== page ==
* Doubts about Italy slam euro against major currencies
* Markets fear ECB will be forced to do more
By Steven C. Johnson
NEW YORK, Nov 9 The euro plunged to a one-month
low against the dollar on Wednesday as Italian borrowing costs
topped 7 percent, raising fears the euro zone's third-largest
economy would need emergency aid to finance its debt.
The currency fell below $1.36 to its lowest since Oct. 11
and was last down 1.8 percent at $1.3585 .
Political turmoil in Italy has thrust it to the epicenter
of the worsening euro zone debt crisis this week as markets
fret about its ability to adopt reforms to cut its debt burden
and make its economy more competitive.Similar moves preceded bailouts for Portugal and Ireland.
"We're in crisis mode because people don't have confidence
that Italy can adopt the austerity measures and reforms needed
to make the economy more productive," said Mark McCormick, a
strategist at Brown Brothers Harriman in New York.
Higher yields will increase pressure on the European
Central Bank to do more. Traders said the bank bought Italian
debt aggressively on Wednesday, and McCormick said it may be
forced to increase those purchases or to cut interest rates
again next month, all of which should weigh on the euro.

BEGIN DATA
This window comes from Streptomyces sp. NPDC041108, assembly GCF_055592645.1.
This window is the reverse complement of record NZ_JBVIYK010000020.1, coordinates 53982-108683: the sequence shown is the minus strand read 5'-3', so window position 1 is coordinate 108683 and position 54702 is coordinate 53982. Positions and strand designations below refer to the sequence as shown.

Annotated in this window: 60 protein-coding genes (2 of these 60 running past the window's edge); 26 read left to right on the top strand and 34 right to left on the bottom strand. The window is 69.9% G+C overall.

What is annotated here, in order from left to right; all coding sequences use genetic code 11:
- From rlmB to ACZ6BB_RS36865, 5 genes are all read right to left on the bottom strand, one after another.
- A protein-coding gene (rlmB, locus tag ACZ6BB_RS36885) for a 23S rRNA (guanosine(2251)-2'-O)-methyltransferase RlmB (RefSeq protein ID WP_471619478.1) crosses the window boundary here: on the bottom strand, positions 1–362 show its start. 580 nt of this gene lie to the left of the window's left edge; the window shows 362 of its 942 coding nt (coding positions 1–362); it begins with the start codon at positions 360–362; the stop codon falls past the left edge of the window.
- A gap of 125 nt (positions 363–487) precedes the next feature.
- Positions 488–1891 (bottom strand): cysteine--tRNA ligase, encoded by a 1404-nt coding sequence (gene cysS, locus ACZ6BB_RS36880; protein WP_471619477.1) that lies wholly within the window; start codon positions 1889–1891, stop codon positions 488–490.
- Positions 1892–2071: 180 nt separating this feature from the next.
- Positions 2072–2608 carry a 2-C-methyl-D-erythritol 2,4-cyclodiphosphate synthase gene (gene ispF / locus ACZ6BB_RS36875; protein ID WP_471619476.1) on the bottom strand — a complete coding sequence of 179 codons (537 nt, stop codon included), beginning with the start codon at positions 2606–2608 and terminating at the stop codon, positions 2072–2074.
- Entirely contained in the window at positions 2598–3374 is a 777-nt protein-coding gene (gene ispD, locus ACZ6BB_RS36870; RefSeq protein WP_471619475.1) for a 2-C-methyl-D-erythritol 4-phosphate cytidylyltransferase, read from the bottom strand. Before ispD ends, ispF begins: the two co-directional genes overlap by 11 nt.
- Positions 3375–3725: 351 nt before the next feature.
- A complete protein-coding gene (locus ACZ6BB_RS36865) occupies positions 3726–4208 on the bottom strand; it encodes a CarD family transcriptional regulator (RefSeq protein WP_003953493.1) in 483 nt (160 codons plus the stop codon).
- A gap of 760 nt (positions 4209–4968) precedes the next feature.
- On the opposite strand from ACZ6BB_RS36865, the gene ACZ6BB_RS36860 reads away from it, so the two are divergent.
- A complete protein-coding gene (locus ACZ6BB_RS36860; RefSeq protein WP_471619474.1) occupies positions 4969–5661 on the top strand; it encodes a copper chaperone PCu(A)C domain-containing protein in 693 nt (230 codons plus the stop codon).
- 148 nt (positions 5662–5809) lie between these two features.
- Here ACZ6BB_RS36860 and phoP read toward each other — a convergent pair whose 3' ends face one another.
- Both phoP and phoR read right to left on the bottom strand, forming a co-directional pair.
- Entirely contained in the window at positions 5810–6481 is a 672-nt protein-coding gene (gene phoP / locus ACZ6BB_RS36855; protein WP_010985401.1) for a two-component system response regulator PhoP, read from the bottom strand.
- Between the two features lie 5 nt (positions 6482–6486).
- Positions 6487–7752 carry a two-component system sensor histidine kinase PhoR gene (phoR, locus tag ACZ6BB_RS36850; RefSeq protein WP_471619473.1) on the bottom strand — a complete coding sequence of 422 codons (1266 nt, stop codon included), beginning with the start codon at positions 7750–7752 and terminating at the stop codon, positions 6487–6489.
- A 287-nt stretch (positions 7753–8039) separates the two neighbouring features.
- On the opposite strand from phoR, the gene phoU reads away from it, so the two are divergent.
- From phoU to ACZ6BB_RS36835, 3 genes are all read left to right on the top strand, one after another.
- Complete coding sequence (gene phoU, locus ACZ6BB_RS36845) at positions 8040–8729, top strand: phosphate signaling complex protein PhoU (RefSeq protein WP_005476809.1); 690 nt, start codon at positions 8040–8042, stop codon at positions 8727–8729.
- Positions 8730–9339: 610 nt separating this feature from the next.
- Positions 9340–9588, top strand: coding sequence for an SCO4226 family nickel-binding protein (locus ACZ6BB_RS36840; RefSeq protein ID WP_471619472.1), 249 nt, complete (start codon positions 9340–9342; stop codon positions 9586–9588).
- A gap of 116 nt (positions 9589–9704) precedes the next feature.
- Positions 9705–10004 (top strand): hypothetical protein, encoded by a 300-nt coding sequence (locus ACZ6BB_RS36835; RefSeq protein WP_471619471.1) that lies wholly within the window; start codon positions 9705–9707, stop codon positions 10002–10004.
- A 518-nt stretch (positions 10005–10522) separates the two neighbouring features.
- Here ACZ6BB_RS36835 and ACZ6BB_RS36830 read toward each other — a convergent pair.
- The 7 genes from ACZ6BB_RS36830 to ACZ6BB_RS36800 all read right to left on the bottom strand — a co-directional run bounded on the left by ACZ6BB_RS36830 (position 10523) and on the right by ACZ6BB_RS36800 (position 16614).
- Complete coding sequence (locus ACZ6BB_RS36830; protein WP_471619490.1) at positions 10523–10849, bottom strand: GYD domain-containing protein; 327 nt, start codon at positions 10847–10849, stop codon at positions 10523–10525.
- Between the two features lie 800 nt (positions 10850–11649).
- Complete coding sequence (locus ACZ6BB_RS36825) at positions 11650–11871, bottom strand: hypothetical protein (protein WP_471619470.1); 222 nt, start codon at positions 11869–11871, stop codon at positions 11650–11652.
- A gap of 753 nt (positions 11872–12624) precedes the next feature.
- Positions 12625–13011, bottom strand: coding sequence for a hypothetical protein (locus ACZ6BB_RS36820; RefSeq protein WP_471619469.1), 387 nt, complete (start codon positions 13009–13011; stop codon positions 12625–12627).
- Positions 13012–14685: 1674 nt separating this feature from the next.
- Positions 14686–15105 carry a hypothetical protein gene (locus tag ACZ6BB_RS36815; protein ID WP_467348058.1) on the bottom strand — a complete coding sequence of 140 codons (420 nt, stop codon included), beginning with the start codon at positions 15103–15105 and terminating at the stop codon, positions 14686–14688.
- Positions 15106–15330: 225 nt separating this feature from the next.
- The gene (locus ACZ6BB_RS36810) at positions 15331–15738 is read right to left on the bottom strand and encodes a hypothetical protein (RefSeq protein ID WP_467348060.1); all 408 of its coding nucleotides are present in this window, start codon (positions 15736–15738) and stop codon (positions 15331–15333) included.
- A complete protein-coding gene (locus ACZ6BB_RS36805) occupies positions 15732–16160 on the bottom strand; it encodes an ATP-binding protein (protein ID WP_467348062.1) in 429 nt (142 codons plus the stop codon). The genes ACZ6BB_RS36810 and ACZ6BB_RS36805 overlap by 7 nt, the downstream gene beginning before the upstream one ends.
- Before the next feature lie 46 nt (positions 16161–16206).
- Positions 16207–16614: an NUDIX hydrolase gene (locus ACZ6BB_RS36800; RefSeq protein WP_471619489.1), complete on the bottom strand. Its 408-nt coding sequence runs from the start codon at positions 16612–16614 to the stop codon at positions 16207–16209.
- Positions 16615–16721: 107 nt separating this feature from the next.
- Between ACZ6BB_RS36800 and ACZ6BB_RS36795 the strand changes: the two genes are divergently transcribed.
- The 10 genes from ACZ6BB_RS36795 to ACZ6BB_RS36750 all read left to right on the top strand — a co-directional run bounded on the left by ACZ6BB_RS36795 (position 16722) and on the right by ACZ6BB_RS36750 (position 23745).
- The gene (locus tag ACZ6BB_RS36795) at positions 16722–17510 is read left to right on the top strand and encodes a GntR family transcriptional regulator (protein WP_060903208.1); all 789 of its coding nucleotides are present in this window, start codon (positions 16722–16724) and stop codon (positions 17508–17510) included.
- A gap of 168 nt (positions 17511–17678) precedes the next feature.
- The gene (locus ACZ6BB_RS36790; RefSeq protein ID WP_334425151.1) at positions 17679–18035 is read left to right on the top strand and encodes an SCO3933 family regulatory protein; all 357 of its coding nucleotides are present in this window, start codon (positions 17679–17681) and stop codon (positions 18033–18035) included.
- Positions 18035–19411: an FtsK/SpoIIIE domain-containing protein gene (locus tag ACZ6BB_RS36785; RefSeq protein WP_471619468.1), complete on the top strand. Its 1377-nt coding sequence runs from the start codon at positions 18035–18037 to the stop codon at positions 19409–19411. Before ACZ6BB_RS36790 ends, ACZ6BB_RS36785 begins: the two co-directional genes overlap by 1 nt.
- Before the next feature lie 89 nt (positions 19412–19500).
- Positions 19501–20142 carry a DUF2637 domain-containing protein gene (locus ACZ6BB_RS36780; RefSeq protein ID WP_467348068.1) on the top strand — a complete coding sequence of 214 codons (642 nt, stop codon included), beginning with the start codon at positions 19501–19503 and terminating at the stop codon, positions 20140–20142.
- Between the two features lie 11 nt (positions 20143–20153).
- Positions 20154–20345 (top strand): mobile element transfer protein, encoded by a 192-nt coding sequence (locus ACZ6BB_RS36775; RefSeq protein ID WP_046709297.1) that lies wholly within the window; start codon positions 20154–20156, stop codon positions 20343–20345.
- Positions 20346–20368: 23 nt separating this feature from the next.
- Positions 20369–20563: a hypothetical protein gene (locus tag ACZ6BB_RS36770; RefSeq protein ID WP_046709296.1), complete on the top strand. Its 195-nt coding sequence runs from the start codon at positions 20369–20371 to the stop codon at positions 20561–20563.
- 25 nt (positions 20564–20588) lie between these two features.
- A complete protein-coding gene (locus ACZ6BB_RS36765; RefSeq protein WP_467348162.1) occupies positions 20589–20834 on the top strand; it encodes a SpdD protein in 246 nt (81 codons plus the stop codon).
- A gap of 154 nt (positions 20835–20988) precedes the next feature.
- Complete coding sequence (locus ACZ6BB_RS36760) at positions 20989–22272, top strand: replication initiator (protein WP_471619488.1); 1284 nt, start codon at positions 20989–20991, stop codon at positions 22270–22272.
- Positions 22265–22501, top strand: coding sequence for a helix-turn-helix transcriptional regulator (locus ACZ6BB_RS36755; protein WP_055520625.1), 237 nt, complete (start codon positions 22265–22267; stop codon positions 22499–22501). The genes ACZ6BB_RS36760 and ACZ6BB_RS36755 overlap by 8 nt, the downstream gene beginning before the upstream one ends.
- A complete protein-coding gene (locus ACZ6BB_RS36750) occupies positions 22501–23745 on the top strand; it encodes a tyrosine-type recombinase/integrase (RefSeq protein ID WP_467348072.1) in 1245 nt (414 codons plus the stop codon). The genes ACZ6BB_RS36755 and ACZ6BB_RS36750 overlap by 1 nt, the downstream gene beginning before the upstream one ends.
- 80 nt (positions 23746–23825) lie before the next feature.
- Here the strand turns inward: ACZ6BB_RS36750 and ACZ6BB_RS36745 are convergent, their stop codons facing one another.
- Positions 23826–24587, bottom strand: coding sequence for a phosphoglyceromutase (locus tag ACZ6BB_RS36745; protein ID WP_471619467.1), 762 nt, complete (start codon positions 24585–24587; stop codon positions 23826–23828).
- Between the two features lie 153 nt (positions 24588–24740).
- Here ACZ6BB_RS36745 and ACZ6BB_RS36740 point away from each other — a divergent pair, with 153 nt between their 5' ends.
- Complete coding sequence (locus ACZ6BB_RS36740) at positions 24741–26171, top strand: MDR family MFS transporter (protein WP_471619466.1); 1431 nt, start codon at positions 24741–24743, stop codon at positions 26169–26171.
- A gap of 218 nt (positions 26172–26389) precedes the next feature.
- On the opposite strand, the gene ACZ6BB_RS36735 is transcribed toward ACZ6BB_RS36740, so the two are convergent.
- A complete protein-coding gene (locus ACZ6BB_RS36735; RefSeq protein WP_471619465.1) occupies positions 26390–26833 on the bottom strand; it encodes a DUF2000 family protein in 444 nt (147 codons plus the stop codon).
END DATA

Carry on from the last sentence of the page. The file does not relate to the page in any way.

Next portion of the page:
The ECB cut rates to 1.25 percent last week.
"All of this is adding to the case for more economic
weakness in the euro zone as a whole, and recent manufacturing
data suggests things are getting worse," McCormick said.
The euro also fell 1.8 percent at 105.55 yen .
Traders said Japanese investors have in the past been big
buyers of Italian debt and the decision to raise margins could
see many unwind those positions, adding to the euro's woes.
The dollar was unchanged at 77.70 yen but was up 1.1
percent at 0.9049 Swiss francs .
The euro "looks incredibly vulnerable at the moment," said
Chris Turner, head of foreign exchange strategy at ING.
"Everyone has concluded that the only buyer of Italian debt is
the ECB ... You need a much larger risk premium in the euro and
it's not clear where this is going to end."
"We think the euro will drift lower to $1.35 in the near
term," said Stuart Frost, head of absolute returns and currency
at RWC Partners.
Brown Brothers Harriman's McCormick said he expects the
euro to end the year at $1.29.